You are here

Keyword: range management

Notes from the Manitou Experimental Forest

Publications Posted on: February 19, 2020
The Manitou Experimental Forest is a branch of the Rocky Mountain Forest and Range Experiment Station. It is in the Pike National Forest, 28 miles north and west of Colorado Springs. This experimental area of 26 square miles was established in 1936 to study problems of watershed management, grazing, and other kinds of land use in the Front Range of the Colorado Rockies.

Grass - the West’s greatest commodity

Publications Posted on: February 19, 2020
To the stockman there is no sight more beautiful than a range producing an abundant growth of good forage on which good livestock is making him a living. The above scene illustrates the luxuriant forage which can and should be obtained on most of our mountain ranges.

Return of abandoned fields to forage production can be hastened by reseeding

Publications Posted on: February 19, 2020
The favorable climate and natural beauty of the ponderosa pine zone throughout Colorado led to intensive settlement of most of the 4 million acres which it occupies. Along with settlement came agriculture and cultivation. The better lands were used for the production of potatoes, lettuce, grain and other crops adapted to the climate or needs of the settlers.

Studies show cattle shrink 47 pounds in corral overnight

Publications Posted on: February 19, 2020
During a study of range management at the Central Plains Experimental Range in northeastern Colorado, observations were made on the amount of shrink of yearling Hereford range cattle held overnight in a dry lot. As transactions with cattle often must consider shrink under somewhat similar conditions, this information will interest buyers and sellers alike.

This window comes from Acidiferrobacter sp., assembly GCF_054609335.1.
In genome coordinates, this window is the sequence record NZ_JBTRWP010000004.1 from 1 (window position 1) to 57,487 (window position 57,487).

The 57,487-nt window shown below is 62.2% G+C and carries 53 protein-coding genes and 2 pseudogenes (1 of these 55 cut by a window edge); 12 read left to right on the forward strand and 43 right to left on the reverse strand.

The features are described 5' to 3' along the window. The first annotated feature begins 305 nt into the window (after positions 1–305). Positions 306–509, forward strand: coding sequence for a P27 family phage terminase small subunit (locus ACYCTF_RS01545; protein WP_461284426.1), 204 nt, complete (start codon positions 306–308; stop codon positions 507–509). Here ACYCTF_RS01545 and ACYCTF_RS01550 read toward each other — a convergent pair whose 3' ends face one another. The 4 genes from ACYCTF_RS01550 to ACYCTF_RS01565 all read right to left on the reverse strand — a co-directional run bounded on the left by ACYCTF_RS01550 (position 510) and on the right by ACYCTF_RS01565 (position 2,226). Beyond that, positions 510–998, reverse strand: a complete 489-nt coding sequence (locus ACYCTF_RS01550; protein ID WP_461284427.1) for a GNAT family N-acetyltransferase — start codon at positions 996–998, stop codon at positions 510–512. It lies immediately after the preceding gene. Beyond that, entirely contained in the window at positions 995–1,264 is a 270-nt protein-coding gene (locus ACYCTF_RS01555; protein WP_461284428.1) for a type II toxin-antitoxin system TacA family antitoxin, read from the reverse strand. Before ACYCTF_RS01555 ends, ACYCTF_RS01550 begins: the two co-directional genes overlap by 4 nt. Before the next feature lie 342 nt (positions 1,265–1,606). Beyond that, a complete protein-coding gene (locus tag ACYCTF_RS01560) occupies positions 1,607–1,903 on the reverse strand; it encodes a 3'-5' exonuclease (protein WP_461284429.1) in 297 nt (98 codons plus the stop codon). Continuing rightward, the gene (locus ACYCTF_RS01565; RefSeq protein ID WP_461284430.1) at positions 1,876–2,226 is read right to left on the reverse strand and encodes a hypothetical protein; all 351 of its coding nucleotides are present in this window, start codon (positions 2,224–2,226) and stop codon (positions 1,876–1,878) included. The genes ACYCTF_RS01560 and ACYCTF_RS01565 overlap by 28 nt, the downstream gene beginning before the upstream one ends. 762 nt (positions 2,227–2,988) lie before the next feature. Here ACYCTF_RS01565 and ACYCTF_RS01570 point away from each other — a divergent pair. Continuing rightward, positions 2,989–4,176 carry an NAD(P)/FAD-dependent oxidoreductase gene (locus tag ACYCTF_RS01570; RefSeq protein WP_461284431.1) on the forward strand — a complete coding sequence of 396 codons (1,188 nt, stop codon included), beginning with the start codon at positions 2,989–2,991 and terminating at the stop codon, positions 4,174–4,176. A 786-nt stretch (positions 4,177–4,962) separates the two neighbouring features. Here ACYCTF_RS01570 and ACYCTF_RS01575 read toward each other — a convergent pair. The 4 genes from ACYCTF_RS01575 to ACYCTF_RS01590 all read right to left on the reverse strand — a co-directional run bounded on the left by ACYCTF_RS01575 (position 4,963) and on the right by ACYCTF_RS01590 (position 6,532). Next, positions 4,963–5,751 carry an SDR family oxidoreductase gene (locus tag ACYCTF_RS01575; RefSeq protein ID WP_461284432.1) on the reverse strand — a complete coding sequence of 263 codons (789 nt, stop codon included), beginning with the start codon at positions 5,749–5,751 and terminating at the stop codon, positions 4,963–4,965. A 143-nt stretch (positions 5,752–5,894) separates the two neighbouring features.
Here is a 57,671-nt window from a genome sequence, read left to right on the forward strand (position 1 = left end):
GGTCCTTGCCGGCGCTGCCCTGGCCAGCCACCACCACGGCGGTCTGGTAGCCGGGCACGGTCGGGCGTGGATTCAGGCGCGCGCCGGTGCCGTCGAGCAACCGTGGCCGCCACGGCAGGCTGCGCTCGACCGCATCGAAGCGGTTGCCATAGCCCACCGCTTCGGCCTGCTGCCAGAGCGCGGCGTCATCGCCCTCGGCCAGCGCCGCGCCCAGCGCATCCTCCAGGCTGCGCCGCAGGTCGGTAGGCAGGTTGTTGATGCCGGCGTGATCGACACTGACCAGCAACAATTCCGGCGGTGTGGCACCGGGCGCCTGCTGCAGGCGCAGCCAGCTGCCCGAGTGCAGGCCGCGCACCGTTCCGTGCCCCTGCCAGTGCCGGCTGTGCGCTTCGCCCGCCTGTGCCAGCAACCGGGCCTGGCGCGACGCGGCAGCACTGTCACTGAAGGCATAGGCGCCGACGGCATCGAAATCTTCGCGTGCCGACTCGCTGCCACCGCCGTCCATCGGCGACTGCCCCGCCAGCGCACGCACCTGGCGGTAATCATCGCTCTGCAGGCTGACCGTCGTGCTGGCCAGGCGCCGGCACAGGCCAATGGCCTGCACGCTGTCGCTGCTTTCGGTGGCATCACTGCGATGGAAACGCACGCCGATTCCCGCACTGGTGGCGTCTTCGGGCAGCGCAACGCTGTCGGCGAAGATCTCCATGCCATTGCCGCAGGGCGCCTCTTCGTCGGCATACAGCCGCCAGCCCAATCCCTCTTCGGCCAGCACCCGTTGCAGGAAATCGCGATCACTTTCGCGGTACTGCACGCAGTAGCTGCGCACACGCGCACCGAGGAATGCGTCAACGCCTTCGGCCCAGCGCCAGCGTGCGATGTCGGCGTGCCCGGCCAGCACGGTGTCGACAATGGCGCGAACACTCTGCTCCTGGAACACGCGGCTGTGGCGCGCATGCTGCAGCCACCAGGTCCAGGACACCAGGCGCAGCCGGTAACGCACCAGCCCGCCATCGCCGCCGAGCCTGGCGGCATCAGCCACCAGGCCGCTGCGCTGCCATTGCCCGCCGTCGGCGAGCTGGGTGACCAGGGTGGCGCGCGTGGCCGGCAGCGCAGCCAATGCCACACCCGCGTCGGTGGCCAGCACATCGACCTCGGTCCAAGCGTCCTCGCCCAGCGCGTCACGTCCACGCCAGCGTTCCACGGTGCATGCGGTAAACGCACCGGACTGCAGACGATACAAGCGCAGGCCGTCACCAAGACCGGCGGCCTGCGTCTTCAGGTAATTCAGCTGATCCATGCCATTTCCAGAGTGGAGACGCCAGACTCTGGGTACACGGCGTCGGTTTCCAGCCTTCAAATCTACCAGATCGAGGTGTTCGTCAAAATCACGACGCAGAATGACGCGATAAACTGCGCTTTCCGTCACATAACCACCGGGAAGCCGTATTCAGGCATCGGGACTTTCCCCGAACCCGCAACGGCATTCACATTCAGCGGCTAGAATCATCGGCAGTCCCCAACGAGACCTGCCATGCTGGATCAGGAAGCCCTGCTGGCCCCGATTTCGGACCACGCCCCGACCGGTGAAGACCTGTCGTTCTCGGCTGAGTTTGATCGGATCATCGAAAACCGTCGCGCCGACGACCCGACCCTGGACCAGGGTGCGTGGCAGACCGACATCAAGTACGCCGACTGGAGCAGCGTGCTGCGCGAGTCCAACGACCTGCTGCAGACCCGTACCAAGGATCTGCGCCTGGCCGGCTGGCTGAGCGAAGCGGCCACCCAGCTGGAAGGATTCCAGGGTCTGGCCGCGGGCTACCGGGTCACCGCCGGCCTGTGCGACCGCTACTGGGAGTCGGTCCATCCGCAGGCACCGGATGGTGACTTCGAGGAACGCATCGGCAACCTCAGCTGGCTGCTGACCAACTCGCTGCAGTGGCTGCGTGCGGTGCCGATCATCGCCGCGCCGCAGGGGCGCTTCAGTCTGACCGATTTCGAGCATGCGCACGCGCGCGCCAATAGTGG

It pays to stock your ranges conservatively

Publications Posted on: February 19, 2020
If a section of your mountain grazing land yielded an income of $316, $592, or $478 in a given year, depending upon the manner in which it was stocked, you would have felt badly, indeed, if you hadn’t secured the maximum return. Yet many stockmen are still taking a limited return each year because they do not realize the importance of good grass management or because they are not aware of the land potentialities.

Efficient cattle production on Colorado ranges

Publications Posted on: February 19, 2020
As an aid to securing increased efficiency in range cattle production, this bulletin presents some of the latest results of investigations made in Colorado by the Rocky Mountain Forest and Range Experiment Station. These results have been obtained on short-grass ranges and on ponderosa pine-bunchgrass ranges and are applicable in general to most of the plains and mountainous areas of the State.

Rangeland water developments at springs: best practices for design, rehabilitation, and restoration

Publications Posted on: February 13, 2020
Springs serve an ecologically important role as perennial water sources, essential habitat for native species, and support for stream flow. Spring developments on rangelands provide water to livestock and wildlife. Thoughtful design of sustainable developments will supply water to livestock and wildlife while maintaining the intrinsic ecological functions and values of springs.

Simulation techniques in forest-range management

Publications Posted on: February 12, 2020
Apollo 11, the first manned flight to the surface of the moon, was a spectacular feat. A major reason the flight was so successful was that Apollo 11 had already made the trip a great many times - theoretically in a computer. What a mess the first flights must have been! But, they were made without loss of astronauts, resources, or time. The technique used by NASA is available to, and being used by, managers and scientists in many fields.

Ground markers aid in procurement and interpretation of large-scale 70 MM aerial photography

Publications Posted on: February 12, 2020
Butcher paper, surveyor stakes, lath strips, plastic letter-number codes, paper plates, and drop-panel markers were all useful for marking range ground features, providing strict flightline control, and interpreting resultant aerial photographs. All markers were both highly detectable and resolvable at the largest scale of 1:600. All markers remained visible, yet some became less resolvable, at the smaller scales of 1:2400 and 1:4600.

Nail-board method of root sampling

Publications Posted on: February 12, 2020
A method of exposing root systems of individual plants or plant communities has been developed and used successfully at the Manitou Experimental Forest in Colorado. Called the nail-board method, it incorporates techniques used by Pavlychenko (1937), Weaver and Darland (1949), and especially adapts those of de Roo (1957). Soil monoliths containing root samples are excavated in a nail-studded frame.

Pages